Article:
I am a regional sales director for a company that installs gutters for houses. I have spent endless time training my people to map out exactly what is needed for each house. We created beautiful online templates so salespeople could provide the detail that the install team needs to show up with the right equipment and the proper product cut into proper lengths.
The install teams seem to ignore all the information we give them. They show up with the wrong products, install things haphazardly, and the customers all call to complain that their gutters are not what was promised to them.
It is ridiculous. My salespeople are so tired of all their hard work being disregarded, and of course the unhappy customers call them to complain.
The director in charge of the install teams refuses to admit any fault and won’t force his people to use the information we provide. At this point, he is not answering my emails or phone calls.
We have a sales quota to meet, but the morale of my folks is at an all time low. I have talked to my boss about it, and his attitude is basically that it is my problem and I should figure it out. I just don’t know what I can do to change this situation without his support.
This sounds so frustrating. And this is a classic point of tension in most companies—the disconnect between what is sold and what is delivered keeps a whole lot of people up at night. It sounds like you have hit a brick wall with your boss, which is absurd, because it sounds like an organizational problem. But short of tackling your counterpart in the parking lot, I think you probably are on your own.
The only thing I can think of is to somehow get the salespeople to create relationships with their install team leads. Instead of simply sending a bunch of information to an install team, a salesperson needs to actually communicate—by phone, zoom meeting, or a quick conversation. I think we have all the evidence we need that nobody can keep up with all of the communications coming at them. People need to talk to each other, and that is something you can work with. Possibly create an offsite meeting to do some relationship and team building. I do think that, absent support from anyone else, your best hope is making sure people on both teams meet, get to know each other, maybe even brainstorm how to solve the problem as a group.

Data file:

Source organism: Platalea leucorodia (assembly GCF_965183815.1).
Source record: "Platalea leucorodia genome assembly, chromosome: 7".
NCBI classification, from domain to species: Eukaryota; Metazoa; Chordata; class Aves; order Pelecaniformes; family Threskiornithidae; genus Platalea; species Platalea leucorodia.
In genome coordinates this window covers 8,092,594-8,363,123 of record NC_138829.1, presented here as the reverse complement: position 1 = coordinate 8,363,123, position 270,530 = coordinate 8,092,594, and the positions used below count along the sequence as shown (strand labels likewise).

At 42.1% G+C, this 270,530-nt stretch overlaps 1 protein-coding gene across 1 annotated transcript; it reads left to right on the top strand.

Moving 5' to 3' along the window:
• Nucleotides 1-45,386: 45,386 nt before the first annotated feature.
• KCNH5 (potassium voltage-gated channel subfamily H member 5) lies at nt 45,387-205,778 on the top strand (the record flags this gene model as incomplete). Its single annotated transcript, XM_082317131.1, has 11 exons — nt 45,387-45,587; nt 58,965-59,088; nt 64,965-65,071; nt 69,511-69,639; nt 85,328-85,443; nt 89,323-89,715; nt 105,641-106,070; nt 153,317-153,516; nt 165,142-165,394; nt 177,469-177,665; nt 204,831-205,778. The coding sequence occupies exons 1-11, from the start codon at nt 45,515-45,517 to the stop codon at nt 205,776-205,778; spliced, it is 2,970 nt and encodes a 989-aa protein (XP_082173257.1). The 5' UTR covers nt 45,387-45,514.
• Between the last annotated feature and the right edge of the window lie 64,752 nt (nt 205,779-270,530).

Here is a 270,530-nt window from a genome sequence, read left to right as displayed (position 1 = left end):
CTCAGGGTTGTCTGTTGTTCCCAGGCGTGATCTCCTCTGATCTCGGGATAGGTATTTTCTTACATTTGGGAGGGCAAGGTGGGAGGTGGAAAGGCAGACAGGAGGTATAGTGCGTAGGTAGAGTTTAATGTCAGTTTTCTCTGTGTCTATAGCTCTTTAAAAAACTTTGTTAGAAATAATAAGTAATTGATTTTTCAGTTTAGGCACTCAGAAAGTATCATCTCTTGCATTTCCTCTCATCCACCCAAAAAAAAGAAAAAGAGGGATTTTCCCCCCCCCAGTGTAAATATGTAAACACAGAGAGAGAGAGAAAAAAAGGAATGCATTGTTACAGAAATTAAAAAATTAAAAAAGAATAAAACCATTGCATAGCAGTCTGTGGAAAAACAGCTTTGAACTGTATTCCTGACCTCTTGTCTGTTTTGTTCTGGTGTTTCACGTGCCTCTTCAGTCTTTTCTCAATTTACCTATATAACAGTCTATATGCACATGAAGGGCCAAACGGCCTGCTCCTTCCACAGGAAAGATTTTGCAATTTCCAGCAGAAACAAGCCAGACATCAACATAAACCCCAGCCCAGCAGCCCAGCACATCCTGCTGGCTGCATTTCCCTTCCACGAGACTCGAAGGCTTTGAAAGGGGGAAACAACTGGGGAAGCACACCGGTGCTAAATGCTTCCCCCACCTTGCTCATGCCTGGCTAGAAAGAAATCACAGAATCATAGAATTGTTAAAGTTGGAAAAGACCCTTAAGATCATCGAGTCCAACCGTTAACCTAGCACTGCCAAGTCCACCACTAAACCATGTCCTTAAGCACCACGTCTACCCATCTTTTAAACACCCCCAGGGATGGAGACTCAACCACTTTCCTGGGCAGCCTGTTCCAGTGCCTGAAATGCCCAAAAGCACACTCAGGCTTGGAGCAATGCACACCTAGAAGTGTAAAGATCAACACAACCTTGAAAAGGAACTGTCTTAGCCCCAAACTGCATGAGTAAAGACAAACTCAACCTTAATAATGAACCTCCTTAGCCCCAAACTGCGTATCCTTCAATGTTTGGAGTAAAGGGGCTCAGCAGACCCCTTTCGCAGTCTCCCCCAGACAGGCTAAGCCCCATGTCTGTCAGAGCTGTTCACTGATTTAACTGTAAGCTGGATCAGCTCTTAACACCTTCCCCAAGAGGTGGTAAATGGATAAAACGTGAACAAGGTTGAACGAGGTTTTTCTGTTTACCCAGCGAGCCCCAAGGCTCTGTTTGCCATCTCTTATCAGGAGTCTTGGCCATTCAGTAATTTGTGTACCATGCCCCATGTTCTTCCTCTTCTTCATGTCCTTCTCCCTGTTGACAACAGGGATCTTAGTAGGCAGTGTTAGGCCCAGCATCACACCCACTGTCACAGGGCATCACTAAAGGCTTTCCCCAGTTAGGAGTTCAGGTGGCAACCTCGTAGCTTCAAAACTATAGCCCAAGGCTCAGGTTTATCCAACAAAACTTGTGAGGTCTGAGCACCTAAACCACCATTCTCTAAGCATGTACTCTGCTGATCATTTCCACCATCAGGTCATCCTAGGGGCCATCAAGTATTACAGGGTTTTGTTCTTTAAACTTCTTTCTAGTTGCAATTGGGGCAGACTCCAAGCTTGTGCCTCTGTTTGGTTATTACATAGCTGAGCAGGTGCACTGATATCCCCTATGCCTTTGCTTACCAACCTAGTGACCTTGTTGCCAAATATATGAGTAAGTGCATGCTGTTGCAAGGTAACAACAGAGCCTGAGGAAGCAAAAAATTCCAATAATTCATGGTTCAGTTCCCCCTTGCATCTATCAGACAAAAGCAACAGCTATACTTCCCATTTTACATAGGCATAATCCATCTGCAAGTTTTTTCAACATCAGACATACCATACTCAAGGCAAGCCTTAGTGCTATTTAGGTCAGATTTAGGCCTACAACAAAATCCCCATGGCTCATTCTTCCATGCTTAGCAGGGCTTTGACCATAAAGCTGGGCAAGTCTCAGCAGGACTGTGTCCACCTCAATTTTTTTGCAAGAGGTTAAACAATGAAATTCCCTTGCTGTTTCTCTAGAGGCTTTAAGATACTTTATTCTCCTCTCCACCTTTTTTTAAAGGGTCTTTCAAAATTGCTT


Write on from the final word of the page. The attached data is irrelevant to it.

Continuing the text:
Once relationships are established, install teams are much more likely to be open to influence from the salesperson.
We all tend to look to processes and systems to fix big problems—and long term, you may be able to influence enough to get those in place. But until you can get there, your problem is still people needing to work with people. And for people to work well together, they need to know and care about each other. So that may be a place to start.
Madeleine Homan Blanchard is a master certified coach, author, speaker, and cofounder of Blanchard Coaching Services. Madeleine’s Advice for the Well Intentioned Manager is a regular Saturday feature for a very select group: well intentioned managers. Leadership is hard—and the more you care, the harder it gets. Join us here each week for insight, resources, and conversation.
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